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§ 15. Classification of Learner’s Dictionaries

Learner’s dictionaries may be classified in accordance with different principles, the main of which are: 1) the scope of the word-list and 2) the nature of the information afforded.

From the point of view of the scope (volume) of the word-list they fall into two groups. Those of the first group contain all lexical units that the prospective user may need, in the second group only the most essential and important words are selected. To the first group we can refer A. S. Hornby’s Oxford Advanced Learner’s Dictionary (50,000 lexical units) and M. West’s International Reader’s Dictionary (about 24,000 units); to the second group — A Grammar of English Words by H. Palmer (1,000 words), and The English-Russian Learner’s Dictionary by S. K. Folomkina and H. M. Weiser (3,500 units).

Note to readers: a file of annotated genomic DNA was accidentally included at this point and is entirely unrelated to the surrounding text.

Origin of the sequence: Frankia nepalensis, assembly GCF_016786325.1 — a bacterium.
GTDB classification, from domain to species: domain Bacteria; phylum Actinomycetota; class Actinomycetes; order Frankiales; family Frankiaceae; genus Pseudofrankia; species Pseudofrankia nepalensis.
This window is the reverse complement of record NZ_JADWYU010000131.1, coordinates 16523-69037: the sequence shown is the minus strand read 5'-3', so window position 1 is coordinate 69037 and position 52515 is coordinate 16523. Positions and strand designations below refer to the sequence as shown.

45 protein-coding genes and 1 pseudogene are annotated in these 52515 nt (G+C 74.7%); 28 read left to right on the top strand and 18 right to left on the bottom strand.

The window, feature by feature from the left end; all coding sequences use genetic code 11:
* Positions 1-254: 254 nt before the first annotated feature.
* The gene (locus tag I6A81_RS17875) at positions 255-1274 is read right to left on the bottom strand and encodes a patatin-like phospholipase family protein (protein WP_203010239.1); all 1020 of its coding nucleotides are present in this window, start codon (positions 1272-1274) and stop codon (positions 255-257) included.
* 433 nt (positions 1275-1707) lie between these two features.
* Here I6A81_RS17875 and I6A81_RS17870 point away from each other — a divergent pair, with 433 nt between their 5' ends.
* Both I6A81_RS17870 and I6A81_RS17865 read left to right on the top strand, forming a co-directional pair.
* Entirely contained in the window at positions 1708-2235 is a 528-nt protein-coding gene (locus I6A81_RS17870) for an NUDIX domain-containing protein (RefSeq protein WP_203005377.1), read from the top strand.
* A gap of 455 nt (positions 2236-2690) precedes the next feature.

As to the information afforded by learner’s dictionaries lexicographers and methodologists seem to have agreed that there should be a whole series of them. There must be a group of dictionaries presenting different aspects of the vocabulary: showing mainly the semantic structure of words (explanatory), presenting the syntagmatic relations between words (dictionaries of collocations), providing information: about the word’s structure (derivational), supplying synonymous and antonymous words, etc.


Another grouping of dictionaries reflects the practice of teaching different aspects of speech. The word-books having as their goal the ability to read scientific and technical literature in a foreign language will need a vast word-list ensuring adequate comprehension of written speech. Teaching oral speech habits requires a dictionary that contains a selected list of active words explained from the point of view of their use.